Now perilous magic is afoot, and treachery lurks at every turn. To save all of the worlds, they’ll first need to stay alive.

Goodreads

My Thoughts

I picked up A Darker Shade of Magic at the recommendation of my friend, who once again recognized that I’d be interested in the roguish thief character, Lila Bard. Also, I had lately been seeing V.E. Schwab’s name floating around, especially with her nomination topping the list for the 2018 Goodreads Choice Awards in the Science Fiction category.

What I Liked

PLOT

Five alternate worlds sit on a spectrum from most magical to least, all interconnected by one city called London, through which Kell, as an Antari, can travel. I loved the prospect both of thematic London parallels and one person who can pass between them. Blood, magic, political intrigue, daring, and temptation. The aesthetic of Place and Objects shines through the pages, practically demanding fan art. The world of A Darker Shade of Magic begs for story to fill it up.


CHARACTERS

Delilah Bard, a street thief who yearns for adventure on the high seas as a pirate, and Kell, a blood magician capable of stepping between worlds. He has a calm, thoughtful demeanor and a coat with more than two sides; she exudes roguishness and capability. In A Darker Shade of Magic, their fates intertwine by pure accident, but the narrative hints that Lila may be more like Kell, dulled by the magic-sapping atmosphere of Grey London, than she or Kell could imagine.

THEME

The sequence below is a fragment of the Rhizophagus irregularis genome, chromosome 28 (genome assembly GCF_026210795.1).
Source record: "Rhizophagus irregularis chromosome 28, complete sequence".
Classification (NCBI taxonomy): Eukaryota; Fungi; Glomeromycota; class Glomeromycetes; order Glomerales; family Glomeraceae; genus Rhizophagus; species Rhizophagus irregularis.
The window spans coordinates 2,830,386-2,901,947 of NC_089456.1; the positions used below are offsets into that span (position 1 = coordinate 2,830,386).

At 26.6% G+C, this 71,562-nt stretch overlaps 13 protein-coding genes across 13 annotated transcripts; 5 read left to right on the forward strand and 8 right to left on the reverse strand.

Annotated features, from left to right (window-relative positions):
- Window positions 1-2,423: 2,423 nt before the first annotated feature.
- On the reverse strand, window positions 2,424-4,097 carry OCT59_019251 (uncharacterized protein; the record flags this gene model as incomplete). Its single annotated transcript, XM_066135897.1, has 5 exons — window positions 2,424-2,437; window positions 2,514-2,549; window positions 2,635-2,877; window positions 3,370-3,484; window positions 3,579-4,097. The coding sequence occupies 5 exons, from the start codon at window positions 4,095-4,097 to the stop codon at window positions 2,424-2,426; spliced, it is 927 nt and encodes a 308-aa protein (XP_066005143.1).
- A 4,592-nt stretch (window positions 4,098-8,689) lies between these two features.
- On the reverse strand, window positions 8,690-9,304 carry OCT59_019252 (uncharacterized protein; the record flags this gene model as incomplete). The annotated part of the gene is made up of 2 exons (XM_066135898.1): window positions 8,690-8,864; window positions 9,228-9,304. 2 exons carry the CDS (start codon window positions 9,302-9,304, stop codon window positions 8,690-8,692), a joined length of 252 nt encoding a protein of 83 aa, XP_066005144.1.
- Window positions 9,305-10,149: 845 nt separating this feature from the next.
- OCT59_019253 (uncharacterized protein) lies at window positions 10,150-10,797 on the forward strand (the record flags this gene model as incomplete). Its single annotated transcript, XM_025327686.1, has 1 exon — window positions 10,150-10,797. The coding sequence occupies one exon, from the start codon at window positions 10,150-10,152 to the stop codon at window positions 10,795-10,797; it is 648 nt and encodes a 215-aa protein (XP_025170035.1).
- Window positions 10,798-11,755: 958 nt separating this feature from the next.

Power addiction. What does an Antari, capable of not only manipulating all elements of magic but also of passing into alternate realities, do with this almost limitless ability? Thirst for and acquire yet more power, of course. Imagine literally being the whimsical magician whom those in Grey London (our world) only dream of being and still feeling unsatisfied.

In A Darker Shade of Magic,Lila embodies that Grey Londoner, knowing the deep chasm within her heart must have been filled by more in another life, but not in her own world. Yet, perhaps because she did not grow up with magic at her dispense, she relinquishes the power promised by the black stone more easily than does Kell.

ENDING

The ending of A Darker Shade of Magic does not leave the reader on a cliff hanger, but it has dropped enough unanswered questions into the narrative by then to warrant further investigation in the next installment.

What I Disliked

Although the narrative of A Darker Shade of Magic throws Kell and Lila around — bloodying, bruising, and bashing them — I never quite worried about them. There are many moments that raise the tension, but the two always escape danger. By the end, I had no worry that they might not win the day, leaving me on the whole unenthused at the struggle.

My Rating: 3.5/5 stars
Goodreads Rating: 4.09 stars

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The Hopeful Wanderer 43 – Lost to Hidden